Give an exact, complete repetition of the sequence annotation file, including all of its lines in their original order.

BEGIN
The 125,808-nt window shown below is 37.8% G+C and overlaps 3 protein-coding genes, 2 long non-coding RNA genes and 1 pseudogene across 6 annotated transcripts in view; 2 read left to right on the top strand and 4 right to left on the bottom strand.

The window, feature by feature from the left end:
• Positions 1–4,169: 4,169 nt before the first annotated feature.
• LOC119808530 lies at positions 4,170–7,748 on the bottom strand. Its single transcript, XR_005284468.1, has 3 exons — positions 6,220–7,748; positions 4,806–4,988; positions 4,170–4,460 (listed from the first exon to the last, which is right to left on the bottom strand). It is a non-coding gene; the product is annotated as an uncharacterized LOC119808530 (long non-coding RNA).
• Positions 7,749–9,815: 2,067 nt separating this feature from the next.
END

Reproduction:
The 125,808-nt window shown below is 37.8% G+C and overlaps 3 protein-coding genes, 2 long non-coding RNA genes and 1 pseudogene across 6 annotated transcripts in view; 2 read left to right on the top strand and 4 right to left on the bottom strand.

The window, feature by feature from the left end:
• Positions 1–4,169: 4,169 nt before the first annotated feature.
• LOC119808530 lies at positions 4,170–7,748 on the bottom strand. Its single transcript, XR_005284468.1, has 3 exons — positions 6,220–7,748; positions 4,806–4,988; positions 4,170–4,460 (listed from the first exon to the last, which is right to left on the bottom strand). It is a non-coding gene; the product is annotated as an uncharacterized LOC119808530 (long non-coding RNA).
• Positions 7,749–9,815: 2,067 nt separating this feature from the next.